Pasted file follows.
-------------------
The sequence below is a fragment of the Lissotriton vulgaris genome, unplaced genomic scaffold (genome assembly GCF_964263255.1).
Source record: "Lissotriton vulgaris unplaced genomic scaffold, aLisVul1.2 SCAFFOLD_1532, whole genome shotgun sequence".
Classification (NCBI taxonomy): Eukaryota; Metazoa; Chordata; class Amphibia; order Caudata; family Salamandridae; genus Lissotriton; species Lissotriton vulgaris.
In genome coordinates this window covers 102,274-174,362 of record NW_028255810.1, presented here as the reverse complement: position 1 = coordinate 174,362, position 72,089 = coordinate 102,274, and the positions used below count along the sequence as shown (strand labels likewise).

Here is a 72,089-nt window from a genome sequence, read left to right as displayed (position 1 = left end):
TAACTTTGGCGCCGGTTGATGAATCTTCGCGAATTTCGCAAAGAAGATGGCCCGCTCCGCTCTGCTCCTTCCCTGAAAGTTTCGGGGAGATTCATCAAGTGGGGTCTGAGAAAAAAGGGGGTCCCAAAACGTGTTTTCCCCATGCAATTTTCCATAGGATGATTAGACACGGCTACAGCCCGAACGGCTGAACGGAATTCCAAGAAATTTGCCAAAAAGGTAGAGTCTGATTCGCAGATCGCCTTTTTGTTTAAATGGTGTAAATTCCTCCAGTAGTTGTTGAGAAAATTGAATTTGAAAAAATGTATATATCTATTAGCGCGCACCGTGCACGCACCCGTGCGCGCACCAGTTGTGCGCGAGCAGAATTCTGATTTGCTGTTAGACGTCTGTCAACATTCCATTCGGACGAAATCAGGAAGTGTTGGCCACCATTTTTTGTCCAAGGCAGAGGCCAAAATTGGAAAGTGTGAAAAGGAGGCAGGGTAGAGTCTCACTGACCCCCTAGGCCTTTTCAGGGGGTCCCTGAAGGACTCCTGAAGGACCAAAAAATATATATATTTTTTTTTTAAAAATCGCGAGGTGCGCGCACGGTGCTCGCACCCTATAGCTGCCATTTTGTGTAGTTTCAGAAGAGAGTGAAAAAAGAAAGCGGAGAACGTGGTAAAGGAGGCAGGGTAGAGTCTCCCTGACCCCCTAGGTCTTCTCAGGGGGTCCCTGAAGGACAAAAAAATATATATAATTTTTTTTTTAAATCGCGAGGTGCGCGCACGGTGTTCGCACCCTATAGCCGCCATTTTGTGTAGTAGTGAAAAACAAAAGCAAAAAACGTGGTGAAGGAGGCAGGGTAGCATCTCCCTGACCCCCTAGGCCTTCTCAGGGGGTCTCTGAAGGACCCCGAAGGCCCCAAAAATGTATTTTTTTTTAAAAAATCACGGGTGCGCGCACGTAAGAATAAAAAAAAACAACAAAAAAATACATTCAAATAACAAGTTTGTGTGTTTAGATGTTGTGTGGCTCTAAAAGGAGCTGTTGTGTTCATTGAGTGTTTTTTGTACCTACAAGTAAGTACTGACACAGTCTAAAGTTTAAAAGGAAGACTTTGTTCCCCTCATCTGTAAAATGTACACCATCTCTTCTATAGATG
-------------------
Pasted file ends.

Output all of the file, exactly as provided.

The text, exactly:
The sequence below is a fragment of the Lissotriton vulgaris genome, unplaced genomic scaffold (genome assembly GCF_964263255.1).
Source record: "Lissotriton vulgaris unplaced genomic scaffold, aLisVul1.2 SCAFFOLD_1532, whole genome shotgun sequence".
Classification (NCBI taxonomy): Eukaryota; Metazoa; Chordata; class Amphibia; order Caudata; family Salamandridae; genus Lissotriton; species Lissotriton vulgaris.
In genome coordinates this window covers 102,274-174,362 of record NW_028255810.1, presented here as the reverse complement: position 1 = coordinate 174,362, position 72,089 = coordinate 102,274, and the positions used below count along the sequence as shown (strand labels likewise).

Here is a 72,089-nt window from a genome sequence, read left to right as displayed (position 1 = left end):
TAACTTTGGCGCCGGTTGATGAATCTTCGCGAATTTCGCAAAGAAGATGGCCCGCTCCGCTCTGCTCCTTCCCTGAAAGTTTCGGGGAGATTCATCAAGTGGGGTCTGAGAAAAAAGGGGGTCCCAAAACGTGTTTTCCCCATGCAATTTTCCATAGGATGATTAGACACGGCTACAGCCCGAACGGCTGAACGGAATTCCAAGAAATTTGCCAAAAAGGTAGAGTCTGATTCGCAGATCGCCTTTTTGTTTAAATGGTGTAAATTCCTCCAGTAGTTGTTGAGAAAATTGAATTTGAAAAAATGTATATATCTATTAGCGCGCACCGTGCACGCACCCGTGCGCGCACCAGTTGTGCGCGAGCAGAATTCTGATTTGCTGTTAGACGTCTGTCAACATTCCATTCGGACGAAATCAGGAAGTGTTGGCCACCATTTTTTGTCCAAGGCAGAGGCCAAAATTGGAAAGTGTGAAAAGGAGGCAGGGTAGAGTCTCACTGACCCCCTAGGCCTTTTCAGGGGGTCCCTGAAGGACTCCTGAAGGACCAAAAAATATATATATTTTTTTTTTAAAAATCGCGAGGTGCGCGCACGGTGCTCGCACCCTATAGCTGCCATTTTGTGTAGTTTCAGAAGAGAGTGAAAAAAGAAAGCGGAGAACGTGGTAAAGGAGGCAGGGTAGAGTCTCCCTGACCCCCTAGGTCTTCTCAGGGGGTCCCTGAAGGACAAAAAAATATATATAATTTTTTTTTTAAATCGCGAGGTGCGCGCACGGTGTTCGCACCCTATAGCCGCCATTTTGTGTAGTAGTGAAAAACAAAAGCAAAAAACGTGGTGAAGGAGGCAGGGTAGCATCTCCCTGACCCCCTAGGCCTTCTCAGGGGGTCTCTGAAGGACCCCGAAGGCCCCAAAAATGTATTTTTTTTTAAAAAATCACGGGTGCGCGCACGTAAGAATAAAAAAAAACAACAAAAAAATACATTCAAATAACAAGTTTGTGTGTTTAGATGTTGTGTGGCTCTAAAAGGAGCTGTTGTGTTCATTGAGTGTTTTTTGTACCTACAAGTAAGTACTGACACAGTCTAAAGTTTAAAAGGAAGACTTTGTTCCCCTCATCTGTAAAATGTACACCATCTCTTCTATAGATG